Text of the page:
“We look at this as a long term story,” Jerahuni says. “Over five years or ten years these funds are going to grow. Valuations in the rest of the continent are still cheap in many places, and these markets can still grow substantially over the next few years.”
These views are supported by Claire Rentzke, head of manager research at 27Four Investment Managers.
“While Africa has huge challenges and these frequently dominate headlines, more and more investors are recognising that the incremental improvements being witnessed in areas like governance and infrastructure across most of the continent are having a greater and more positive impact on the ease of doing business relative to most other countries worldwide,” she says. “This is the opportunity Africa offers.”
And she also argues that many people are underestimating the size of that opportunity.
“Excluding South Africa, Africa currently hosts 17 investable stock markets, with over 600 listed companies with a combined market capitalisation in excess of USD 200bn,” Rentzke says. “In addition, there are numerous companies with listings on foreign market exchanges that offer exposure to assets located across Africa. As African countries move up the development curve, it can only be expected that the breadth and depth of its capital markets will increase as well.”
Rentzke also believes that the diversification offered by these African markets goes beyond just finding new regions for investment.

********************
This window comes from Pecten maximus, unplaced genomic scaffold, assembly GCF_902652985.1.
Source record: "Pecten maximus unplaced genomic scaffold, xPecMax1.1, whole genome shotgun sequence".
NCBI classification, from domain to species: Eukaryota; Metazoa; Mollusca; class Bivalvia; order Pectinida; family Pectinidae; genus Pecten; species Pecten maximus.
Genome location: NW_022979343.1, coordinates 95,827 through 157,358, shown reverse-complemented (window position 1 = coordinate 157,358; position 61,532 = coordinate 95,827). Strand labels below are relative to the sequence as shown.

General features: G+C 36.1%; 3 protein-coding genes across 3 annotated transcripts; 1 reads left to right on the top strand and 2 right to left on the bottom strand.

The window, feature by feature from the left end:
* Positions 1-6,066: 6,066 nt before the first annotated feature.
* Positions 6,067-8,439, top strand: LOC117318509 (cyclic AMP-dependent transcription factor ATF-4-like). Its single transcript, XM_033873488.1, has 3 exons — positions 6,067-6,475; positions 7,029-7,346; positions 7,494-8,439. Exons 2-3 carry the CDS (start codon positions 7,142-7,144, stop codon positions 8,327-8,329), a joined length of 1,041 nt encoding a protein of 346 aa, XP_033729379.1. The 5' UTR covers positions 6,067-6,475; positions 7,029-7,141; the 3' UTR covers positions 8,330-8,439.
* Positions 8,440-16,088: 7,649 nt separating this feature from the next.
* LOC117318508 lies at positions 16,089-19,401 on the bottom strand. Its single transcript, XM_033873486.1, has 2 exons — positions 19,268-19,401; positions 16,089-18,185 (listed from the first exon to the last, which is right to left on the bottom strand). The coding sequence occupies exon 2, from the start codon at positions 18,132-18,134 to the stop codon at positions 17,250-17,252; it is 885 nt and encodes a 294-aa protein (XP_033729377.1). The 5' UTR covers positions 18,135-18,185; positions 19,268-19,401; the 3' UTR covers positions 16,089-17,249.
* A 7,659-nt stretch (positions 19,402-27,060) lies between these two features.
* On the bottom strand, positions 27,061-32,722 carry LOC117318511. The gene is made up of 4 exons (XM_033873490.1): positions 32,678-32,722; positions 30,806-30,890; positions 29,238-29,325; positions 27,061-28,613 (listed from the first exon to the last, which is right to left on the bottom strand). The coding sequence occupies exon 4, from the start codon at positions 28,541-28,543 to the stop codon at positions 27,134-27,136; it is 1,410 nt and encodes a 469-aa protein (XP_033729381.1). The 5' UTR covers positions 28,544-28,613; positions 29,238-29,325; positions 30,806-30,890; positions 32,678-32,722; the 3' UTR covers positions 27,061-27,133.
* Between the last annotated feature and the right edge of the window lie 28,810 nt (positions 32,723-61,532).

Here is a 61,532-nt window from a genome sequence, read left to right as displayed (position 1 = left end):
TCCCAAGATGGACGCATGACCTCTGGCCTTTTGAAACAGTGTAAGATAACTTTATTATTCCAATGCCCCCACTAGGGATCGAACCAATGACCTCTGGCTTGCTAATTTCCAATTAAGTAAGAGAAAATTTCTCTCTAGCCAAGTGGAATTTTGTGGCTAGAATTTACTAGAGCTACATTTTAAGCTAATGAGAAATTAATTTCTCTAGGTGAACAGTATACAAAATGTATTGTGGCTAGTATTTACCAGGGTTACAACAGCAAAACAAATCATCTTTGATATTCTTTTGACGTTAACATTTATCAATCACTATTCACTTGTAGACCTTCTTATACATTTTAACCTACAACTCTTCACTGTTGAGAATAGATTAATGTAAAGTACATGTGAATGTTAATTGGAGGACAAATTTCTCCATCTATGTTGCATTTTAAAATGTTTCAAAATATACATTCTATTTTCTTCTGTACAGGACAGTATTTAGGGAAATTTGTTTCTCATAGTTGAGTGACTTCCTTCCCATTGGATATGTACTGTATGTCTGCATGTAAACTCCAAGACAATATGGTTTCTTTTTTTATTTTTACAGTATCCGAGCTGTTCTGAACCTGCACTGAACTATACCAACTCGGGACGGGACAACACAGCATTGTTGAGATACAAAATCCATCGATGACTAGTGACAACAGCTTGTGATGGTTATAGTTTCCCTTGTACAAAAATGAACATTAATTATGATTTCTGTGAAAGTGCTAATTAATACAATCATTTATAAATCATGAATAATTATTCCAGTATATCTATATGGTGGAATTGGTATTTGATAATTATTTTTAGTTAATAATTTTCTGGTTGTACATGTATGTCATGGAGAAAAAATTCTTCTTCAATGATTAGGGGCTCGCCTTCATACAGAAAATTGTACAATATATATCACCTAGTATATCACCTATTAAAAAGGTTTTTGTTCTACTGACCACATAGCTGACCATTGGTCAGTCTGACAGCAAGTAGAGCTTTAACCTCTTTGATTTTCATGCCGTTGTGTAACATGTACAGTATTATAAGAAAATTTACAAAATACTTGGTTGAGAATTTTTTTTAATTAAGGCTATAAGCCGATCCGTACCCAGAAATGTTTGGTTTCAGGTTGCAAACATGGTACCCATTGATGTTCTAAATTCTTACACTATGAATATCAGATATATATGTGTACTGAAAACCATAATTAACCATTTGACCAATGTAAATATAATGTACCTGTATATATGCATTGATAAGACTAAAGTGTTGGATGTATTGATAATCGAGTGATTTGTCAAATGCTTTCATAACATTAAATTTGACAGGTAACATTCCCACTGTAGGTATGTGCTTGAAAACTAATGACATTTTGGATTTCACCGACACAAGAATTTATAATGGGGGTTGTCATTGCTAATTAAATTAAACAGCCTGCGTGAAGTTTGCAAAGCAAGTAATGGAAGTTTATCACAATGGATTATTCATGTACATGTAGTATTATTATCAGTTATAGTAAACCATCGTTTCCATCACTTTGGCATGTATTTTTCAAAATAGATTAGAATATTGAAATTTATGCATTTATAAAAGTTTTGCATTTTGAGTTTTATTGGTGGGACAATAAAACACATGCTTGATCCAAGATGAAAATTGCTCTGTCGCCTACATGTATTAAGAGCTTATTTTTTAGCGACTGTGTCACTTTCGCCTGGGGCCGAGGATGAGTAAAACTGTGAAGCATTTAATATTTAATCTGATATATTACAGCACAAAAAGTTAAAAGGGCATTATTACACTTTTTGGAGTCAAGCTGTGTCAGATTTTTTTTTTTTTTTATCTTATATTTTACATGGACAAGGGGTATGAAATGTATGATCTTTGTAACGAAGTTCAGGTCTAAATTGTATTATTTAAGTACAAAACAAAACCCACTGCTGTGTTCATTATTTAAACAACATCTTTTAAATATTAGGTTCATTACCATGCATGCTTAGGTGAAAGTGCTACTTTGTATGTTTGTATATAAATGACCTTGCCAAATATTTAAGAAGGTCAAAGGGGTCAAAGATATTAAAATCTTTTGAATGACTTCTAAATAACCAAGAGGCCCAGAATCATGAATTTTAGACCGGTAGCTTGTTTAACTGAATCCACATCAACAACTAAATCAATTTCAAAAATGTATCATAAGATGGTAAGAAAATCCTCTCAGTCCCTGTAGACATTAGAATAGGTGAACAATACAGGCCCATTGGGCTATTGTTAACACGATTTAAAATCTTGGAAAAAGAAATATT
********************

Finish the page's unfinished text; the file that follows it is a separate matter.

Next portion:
“African equities have historically displayed a low correlation to world markets,” she says. “As such, adding Africa exposure to a global portfolio leads to risk reduction and the potential for excess returns.”
While Rentzke recognises that there are risks in investing in Africa outside of South Africa, she also believes that they can be overstated.
“Often the perception of risk can deter investment,” Rentzke says. “Country and political risk across the continent get a lot of bad press, where the reality is that often these instabilities do not affect the companies doing business in these countries or hamper their ability to make good profits.”
She adds that many investors also worry about the volatility of other African currencies, but in fact the rand is generally far more volatile.
“It is the nature of investment that where there are higher risks, investors are compensated with higher returns,” she says. “And if the risks are largely more perceived than actual, then investors can do well especially if they are willing to take a longer term view and reap a liquidity premium.”
Accessing the opportunity
So how do investors get some of their money into African markets? The fund managed by 27Four is primarily aimed at institutional investors, but Sanlam recently launched the rand-denominated Sanlam African Frontier Markets Feeder Fund for retail clients, and both Momentum and Prescient also offer unit trusts that cater to individual investors.
The Sanlam African Frontier Markets Feeder Fund invests directly in the Sanlam African Frontier Markets Fund, which is domiciled in Ireland. It provides exposure to seven African countries – Nigeria, Egypt, Kenya, Morocco, Mauritius, Botswana and Ghana. It’s biggest holding is in Nigerian Breweries.